"The statutory law applicable is found in Section 39-607 of the Tennessee Code Annotated, which is as follows: `39-607: Assault with intent to commit robbery Penalty. Whoever shall assault another, with intent feloniously and willfully to commit a robbery, shall, on conviction, be imprisoned in the penitentiary not less than three (3) years nor more than fifteen (15) years. If the assault is committed by means of a deadly weapon, whether injury results to the person assaulted or not, the penalty on conviction shall be imprisonment in the penitentiary for not less than five (5) years nor more than twenty-one (21) years.' "An attempt in criminal law is an apparent unfinished crime, and hence is compounded of two elements: (1) the intent to commit a crime; and (2) a direct act done towards its commission, but falling short of the execution of the ultimate design. It need not, therefore, be the last proximate act to the consummation of the crime in contemplation, but it is sufficient if it be an act apparently adopted to produce the result intended. "In order for the defendant to be convicted, you must find from the proof that the defendant intended to commit robbery and that he committed an assault upon the person of Gary Burleson in the furtherance of the attempt of the defendant to commit the robbery. The punishment varies according to whether or not a dangerous weapon is used in the assault. "The gist of the offense of robbery is the taking with felonious intent of any money, goods or other personal property of any value, from the person of another, or in his presence, against his will, by force or violence or by putting him in fear, with intent to permanently deprive him of said property. "The force required by law may consist of physical violence, directly applied, or *96 it may be constructive, by threats or otherwise putting in fear the person robbed and thereby overcoming his will. "The fear constituting an element of robbery is fear of present personal peril from violence offered or impending. "To constitute robbery, when the taking of the property is accomplished by force or violence, the force must have been either before or at the time of the taking; and must have been of such a nature as to show that it was intended to overpower the party robbed or to prevent resistance on his part. "Though no violence is used, robbery may be committed by putting in fear the party robbed by threats or other acts of intimidation, but the fear must have been such as to create in the mind of the party robbed a reasonable apprehension of danger, and such fear must have been before or during the time of the commission of the offense. "Resistance of the party robbed is not required but however slight the resistance of the party may have been, if force was used by the defendant to overcome it, this is sufficient to constitute the crime of robbery. But if the property was taken by stealth or fraud, and without force, intimidation or putting in fear, the crime, if any, may or may not be larceny from the person or larceny, but is not robbery. "Armed robbery is where the force applied and or the fear induced at the time and during the robbery was with a deadly weapon. "A deadly weapon is an instrument which from the use made of it at the time is likely to produce death or inflict bodily harm. "To be guilty of armed robbery one need not strike or hit or shoot or cut or otherwise injure the party robbed. It is only necessary in this regard that the robber had and presented at the time a deadly weapon in such a way and manner as to induce the fear necessary to cause the party robbed to surrender his property."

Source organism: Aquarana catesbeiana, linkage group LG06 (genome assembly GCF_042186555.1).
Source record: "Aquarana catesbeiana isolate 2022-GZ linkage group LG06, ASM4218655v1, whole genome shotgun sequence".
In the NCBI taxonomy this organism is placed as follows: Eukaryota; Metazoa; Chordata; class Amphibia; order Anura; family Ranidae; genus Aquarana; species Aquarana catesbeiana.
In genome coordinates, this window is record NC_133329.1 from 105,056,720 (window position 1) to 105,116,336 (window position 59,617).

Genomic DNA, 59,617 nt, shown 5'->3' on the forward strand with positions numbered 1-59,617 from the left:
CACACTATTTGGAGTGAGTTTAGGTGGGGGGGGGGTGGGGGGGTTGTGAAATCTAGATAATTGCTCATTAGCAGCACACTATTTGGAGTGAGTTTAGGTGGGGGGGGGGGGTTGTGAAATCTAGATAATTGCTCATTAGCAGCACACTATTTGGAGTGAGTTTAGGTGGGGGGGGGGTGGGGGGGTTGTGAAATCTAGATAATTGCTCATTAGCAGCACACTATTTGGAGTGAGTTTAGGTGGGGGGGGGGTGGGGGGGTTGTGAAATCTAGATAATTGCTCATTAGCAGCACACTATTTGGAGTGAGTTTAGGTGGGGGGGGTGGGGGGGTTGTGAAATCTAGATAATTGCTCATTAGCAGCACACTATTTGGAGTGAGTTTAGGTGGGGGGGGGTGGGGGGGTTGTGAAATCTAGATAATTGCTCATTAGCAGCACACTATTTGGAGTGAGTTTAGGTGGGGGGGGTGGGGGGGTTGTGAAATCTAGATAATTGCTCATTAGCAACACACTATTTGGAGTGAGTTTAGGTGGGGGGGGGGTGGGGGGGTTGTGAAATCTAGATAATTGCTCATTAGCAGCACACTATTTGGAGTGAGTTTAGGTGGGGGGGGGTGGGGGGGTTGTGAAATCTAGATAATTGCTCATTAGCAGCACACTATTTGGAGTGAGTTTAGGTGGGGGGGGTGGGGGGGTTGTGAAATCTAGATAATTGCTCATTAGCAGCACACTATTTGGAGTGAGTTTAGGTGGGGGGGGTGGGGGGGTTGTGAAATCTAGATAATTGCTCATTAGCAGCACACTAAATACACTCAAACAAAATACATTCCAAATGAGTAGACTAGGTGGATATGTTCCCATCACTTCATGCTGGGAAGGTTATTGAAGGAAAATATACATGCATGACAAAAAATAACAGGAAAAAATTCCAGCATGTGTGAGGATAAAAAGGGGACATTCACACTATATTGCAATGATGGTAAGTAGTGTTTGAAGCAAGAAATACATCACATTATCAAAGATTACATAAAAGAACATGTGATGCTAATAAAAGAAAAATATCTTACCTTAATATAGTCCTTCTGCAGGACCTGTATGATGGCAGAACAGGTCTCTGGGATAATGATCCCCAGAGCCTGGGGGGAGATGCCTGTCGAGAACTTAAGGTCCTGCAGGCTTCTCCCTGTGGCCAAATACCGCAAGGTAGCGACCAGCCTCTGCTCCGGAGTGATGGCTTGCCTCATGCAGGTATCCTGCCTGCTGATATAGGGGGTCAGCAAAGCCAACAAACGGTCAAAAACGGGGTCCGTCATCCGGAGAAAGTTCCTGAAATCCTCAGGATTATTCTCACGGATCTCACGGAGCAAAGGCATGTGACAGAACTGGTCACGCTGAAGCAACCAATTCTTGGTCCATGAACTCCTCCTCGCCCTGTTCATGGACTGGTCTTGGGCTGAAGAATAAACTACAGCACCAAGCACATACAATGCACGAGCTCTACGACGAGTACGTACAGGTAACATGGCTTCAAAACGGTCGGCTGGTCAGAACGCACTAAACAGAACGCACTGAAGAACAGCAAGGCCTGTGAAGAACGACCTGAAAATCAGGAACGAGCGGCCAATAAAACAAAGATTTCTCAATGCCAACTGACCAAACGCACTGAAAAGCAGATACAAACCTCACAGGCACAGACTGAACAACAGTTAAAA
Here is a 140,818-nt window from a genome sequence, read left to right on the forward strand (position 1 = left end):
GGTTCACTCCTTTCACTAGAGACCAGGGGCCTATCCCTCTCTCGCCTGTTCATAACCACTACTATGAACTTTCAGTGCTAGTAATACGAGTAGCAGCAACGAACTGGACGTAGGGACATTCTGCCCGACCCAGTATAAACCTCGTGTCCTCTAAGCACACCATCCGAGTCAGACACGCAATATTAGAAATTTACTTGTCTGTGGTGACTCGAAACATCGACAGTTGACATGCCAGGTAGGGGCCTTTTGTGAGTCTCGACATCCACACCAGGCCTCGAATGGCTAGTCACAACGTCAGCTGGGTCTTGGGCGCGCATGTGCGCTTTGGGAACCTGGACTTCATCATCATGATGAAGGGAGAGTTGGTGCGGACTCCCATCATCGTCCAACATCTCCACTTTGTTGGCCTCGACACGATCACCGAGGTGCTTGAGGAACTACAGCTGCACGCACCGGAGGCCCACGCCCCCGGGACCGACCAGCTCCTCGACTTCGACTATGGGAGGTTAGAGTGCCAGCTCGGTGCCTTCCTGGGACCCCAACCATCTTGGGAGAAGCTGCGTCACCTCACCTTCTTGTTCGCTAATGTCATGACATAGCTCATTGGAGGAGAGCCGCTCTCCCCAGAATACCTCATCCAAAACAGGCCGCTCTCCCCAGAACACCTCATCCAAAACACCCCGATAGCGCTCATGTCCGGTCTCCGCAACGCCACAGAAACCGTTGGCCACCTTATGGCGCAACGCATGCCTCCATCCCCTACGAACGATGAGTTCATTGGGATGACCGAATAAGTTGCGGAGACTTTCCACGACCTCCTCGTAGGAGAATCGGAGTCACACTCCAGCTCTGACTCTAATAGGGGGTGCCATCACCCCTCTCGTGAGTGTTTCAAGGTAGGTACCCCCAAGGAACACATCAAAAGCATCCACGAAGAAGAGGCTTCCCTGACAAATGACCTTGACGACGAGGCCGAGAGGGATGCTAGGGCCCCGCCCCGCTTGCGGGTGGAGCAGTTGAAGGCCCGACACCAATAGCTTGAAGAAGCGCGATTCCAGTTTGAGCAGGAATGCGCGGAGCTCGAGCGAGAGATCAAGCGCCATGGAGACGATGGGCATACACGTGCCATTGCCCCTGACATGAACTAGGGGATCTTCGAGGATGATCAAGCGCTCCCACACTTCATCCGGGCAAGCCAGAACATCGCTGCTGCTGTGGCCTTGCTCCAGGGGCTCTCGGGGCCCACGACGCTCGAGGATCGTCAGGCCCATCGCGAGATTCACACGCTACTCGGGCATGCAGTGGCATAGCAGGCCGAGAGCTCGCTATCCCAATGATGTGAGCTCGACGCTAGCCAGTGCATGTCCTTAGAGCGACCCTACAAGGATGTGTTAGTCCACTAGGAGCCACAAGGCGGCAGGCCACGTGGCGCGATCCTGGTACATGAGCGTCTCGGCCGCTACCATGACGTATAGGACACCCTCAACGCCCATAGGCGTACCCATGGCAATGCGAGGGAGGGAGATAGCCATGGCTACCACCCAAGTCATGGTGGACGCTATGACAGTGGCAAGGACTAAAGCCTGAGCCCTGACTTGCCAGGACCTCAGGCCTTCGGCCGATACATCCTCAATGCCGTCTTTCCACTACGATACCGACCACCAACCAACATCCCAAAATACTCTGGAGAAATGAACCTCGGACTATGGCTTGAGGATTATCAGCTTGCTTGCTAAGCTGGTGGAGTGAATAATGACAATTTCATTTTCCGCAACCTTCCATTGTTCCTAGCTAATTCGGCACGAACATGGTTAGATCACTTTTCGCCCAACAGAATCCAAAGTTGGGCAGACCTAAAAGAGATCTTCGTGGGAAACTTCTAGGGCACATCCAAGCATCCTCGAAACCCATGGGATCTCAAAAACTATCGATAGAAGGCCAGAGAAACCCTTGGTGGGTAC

We first note in considering the above charge that in defining "an attempt", in the first paragraph immediately following the statement of the statute, T.C.A. 39-607, the words used are also very close to the definition of an "assault", of which the two essential elements are intent and action. We further note that throughout the trial judge's full exposition of the law of robbery, the elements of assault, intent to harm and an attempt and apparent ability to do so, are covered in their essence in more than one passage.